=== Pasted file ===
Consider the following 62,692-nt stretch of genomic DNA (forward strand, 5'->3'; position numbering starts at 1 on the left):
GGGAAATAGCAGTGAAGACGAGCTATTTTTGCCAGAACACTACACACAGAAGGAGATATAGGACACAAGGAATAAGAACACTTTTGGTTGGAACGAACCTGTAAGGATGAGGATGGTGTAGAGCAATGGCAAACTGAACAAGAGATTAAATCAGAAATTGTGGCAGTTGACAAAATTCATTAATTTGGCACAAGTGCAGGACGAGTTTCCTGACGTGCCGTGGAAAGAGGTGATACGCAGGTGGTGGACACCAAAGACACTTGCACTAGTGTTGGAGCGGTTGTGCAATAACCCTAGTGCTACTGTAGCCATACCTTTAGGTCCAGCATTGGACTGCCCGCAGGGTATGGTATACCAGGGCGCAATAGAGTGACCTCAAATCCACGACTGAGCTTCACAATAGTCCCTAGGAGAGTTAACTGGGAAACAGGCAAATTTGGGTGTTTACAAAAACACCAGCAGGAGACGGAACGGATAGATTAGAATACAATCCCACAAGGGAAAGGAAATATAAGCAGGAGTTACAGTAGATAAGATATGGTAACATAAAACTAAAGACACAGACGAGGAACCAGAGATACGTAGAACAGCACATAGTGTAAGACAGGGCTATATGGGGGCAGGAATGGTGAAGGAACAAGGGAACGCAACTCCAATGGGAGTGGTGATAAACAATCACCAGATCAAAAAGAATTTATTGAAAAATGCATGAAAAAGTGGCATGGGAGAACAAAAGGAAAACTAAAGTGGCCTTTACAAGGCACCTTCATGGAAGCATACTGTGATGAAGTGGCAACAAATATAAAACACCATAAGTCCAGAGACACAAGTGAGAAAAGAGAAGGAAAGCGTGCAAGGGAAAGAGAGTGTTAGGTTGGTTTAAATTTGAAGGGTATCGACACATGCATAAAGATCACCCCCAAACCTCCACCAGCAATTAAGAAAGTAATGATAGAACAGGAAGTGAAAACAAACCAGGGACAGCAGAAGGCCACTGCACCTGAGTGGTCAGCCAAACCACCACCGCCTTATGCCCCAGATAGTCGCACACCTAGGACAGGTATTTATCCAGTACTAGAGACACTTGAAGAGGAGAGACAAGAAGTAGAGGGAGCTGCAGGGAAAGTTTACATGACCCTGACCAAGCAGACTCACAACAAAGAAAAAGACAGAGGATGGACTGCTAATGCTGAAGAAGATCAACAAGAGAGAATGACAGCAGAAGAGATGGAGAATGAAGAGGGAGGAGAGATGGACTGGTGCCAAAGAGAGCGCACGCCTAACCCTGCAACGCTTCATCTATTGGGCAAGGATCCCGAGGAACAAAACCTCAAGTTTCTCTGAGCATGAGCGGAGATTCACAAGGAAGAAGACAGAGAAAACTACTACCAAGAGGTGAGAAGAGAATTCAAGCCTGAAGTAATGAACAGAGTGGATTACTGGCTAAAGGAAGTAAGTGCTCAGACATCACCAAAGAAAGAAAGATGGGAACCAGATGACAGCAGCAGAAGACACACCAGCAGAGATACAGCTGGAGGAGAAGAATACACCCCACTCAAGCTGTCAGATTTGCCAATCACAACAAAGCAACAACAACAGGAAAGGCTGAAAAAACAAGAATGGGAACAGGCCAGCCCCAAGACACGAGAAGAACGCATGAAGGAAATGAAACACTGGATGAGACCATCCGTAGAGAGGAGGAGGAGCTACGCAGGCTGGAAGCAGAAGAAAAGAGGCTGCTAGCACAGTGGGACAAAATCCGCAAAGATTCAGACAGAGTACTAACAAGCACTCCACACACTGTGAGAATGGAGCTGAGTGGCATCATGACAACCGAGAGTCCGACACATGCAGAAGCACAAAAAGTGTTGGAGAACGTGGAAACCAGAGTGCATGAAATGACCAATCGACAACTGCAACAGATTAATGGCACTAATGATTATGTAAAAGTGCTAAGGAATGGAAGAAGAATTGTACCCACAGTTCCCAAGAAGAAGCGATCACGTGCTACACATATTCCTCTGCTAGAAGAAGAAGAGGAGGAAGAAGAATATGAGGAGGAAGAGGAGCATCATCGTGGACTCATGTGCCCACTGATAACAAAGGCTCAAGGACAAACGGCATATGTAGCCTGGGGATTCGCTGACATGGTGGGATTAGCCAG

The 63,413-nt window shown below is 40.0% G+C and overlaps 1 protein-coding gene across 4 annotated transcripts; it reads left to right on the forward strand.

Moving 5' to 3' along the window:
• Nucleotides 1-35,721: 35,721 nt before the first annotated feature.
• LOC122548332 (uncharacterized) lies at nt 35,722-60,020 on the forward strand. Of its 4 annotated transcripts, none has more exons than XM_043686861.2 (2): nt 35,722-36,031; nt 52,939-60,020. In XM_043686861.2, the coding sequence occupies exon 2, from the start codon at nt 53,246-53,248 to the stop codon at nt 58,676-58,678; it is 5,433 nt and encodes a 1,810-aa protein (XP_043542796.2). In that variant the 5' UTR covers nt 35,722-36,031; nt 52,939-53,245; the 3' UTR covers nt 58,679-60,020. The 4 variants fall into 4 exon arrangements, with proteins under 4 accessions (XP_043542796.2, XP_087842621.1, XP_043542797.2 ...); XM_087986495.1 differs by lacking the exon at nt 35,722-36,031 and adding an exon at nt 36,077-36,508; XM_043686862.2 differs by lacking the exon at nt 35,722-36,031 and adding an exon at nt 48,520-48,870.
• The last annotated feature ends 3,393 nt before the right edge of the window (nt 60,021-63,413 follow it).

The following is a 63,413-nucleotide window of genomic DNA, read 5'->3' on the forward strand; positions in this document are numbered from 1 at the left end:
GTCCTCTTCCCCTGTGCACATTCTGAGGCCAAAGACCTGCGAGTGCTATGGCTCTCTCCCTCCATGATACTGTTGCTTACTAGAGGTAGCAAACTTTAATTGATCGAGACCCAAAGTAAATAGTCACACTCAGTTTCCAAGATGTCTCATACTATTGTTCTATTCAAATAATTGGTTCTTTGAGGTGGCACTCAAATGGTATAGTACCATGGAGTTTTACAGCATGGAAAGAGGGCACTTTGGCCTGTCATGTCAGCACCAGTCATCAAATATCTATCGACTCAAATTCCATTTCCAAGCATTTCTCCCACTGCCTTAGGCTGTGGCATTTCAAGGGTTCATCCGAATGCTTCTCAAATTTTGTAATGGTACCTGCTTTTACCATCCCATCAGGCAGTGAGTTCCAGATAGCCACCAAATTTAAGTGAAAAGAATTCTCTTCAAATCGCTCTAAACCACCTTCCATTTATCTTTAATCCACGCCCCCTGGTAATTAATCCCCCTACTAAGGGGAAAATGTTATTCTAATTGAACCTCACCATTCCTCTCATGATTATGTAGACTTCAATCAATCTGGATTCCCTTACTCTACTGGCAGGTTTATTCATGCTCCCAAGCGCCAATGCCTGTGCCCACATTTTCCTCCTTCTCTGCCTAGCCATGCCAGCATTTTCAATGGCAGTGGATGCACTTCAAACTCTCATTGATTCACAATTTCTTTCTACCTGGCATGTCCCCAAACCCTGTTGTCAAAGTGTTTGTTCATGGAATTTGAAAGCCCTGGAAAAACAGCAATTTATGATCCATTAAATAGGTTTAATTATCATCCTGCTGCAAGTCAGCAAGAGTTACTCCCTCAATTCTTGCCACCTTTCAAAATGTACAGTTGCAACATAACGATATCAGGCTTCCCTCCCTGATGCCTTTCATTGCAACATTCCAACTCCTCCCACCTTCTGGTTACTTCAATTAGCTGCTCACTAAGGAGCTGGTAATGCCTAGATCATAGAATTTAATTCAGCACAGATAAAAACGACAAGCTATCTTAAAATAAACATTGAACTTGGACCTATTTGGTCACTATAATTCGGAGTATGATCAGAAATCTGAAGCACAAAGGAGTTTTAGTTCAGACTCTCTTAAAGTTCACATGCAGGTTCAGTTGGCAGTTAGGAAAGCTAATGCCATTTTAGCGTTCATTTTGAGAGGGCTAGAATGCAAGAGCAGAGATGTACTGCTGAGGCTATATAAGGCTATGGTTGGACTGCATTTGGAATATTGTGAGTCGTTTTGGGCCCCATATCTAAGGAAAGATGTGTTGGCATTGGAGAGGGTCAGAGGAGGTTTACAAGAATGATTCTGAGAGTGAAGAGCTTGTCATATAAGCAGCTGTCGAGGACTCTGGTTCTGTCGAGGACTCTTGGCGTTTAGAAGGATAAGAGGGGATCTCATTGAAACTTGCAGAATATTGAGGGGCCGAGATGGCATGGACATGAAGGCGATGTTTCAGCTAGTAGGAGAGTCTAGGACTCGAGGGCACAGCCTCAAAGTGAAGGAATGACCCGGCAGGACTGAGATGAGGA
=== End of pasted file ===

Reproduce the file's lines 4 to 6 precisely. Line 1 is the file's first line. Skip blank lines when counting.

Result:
Moving 5' to 3' along the window:
• Nucleotides 1-35,721: 35,721 nt before the first annotated feature.
• LOC122548332 (uncharacterized) lies at nt 35,722-60,020 on the forward strand. Of its 4 annotated transcripts, none has more exons than XM_043686861.2 (2): nt 35,722-36,031; nt 52,939-60,020. In XM_043686861.2, the coding sequence occupies exon 2, from the start codon at nt 53,246-53,248 to the stop codon at nt 58,676-58,678; it is 5,433 nt and encodes a 1,810-aa protein (XP_043542796.2). In that variant the 5' UTR covers nt 35,722-36,031; nt 52,939-53,245; the 3' UTR covers nt 58,679-60,020. The 4 variants fall into 4 exon arrangements, with proteins under 4 accessions (XP_043542796.2, XP_087842621.1, XP_043542797.2 ...); XM_087986495.1 differs by lacking the exon at nt 35,722-36,031 and adding an exon at nt 36,077-36,508; XM_043686862.2 differs by lacking the exon at nt 35,722-36,031 and adding an exon at nt 48,520-48,870.